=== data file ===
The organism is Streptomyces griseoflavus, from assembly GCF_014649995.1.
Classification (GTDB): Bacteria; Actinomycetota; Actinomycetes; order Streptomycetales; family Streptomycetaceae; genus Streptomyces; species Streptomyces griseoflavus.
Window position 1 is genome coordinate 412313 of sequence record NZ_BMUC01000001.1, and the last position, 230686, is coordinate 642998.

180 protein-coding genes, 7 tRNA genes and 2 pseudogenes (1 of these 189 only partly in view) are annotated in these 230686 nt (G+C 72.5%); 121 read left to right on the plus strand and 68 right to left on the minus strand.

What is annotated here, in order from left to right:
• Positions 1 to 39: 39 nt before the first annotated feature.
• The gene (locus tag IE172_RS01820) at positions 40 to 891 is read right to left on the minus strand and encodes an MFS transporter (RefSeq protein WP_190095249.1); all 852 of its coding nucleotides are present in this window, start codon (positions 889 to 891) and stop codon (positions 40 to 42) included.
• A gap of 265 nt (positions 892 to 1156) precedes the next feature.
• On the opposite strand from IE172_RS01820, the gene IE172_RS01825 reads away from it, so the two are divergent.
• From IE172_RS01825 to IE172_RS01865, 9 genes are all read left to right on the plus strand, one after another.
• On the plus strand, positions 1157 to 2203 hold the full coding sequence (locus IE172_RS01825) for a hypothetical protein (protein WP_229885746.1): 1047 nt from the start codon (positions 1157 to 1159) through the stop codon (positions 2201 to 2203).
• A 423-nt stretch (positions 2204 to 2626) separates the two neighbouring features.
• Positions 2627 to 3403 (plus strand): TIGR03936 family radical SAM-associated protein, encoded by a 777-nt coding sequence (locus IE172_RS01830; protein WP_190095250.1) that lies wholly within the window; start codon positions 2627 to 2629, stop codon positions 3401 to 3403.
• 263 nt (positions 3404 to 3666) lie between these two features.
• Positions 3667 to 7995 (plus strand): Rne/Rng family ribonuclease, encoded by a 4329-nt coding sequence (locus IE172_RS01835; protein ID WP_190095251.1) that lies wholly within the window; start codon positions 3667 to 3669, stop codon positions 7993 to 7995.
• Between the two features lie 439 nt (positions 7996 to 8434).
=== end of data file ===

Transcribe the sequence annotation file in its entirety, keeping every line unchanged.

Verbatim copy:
The organism is Streptomyces griseoflavus, from assembly GCF_014649995.1.
Classification (GTDB): Bacteria; Actinomycetota; Actinomycetes; order Streptomycetales; family Streptomycetaceae; genus Streptomyces; species Streptomyces griseoflavus.
Window position 1 is genome coordinate 412313 of sequence record NZ_BMUC01000001.1, and the last position, 230686, is coordinate 642998.

180 protein-coding genes, 7 tRNA genes and 2 pseudogenes (1 of these 189 only partly in view) are annotated in these 230686 nt (G+C 72.5%); 121 read left to right on the plus strand and 68 right to left on the minus strand.

What is annotated here, in order from left to right:
• Positions 1 to 39: 39 nt before the first annotated feature.
• The gene (locus tag IE172_RS01820) at positions 40 to 891 is read right to left on the minus strand and encodes an MFS transporter (RefSeq protein WP_190095249.1); all 852 of its coding nucleotides are present in this window, start codon (positions 889 to 891) and stop codon (positions 40 to 42) included.
• A gap of 265 nt (positions 892 to 1156) precedes the next feature.
• On the opposite strand from IE172_RS01820, the gene IE172_RS01825 reads away from it, so the two are divergent.
• From IE172_RS01825 to IE172_RS01865, 9 genes are all read left to right on the plus strand, one after another.
• On the plus strand, positions 1157 to 2203 hold the full coding sequence (locus IE172_RS01825) for a hypothetical protein (protein WP_229885746.1): 1047 nt from the start codon (positions 1157 to 1159) through the stop codon (positions 2201 to 2203).
• A 423-nt stretch (positions 2204 to 2626) separates the two neighbouring features.
• Positions 2627 to 3403 (plus strand): TIGR03936 family radical SAM-associated protein, encoded by a 777-nt coding sequence (locus IE172_RS01830; protein WP_190095250.1) that lies wholly within the window; start codon positions 2627 to 2629, stop codon positions 3401 to 3403.
• 263 nt (positions 3404 to 3666) lie between these two features.
• Positions 3667 to 7995 (plus strand): Rne/Rng family ribonuclease, encoded by a 4329-nt coding sequence (locus IE172_RS01835; protein ID WP_190095251.1) that lies wholly within the window; start codon positions 3667 to 3669, stop codon positions 7993 to 7995.
• Between the two features lie 439 nt (positions 7996 to 8434).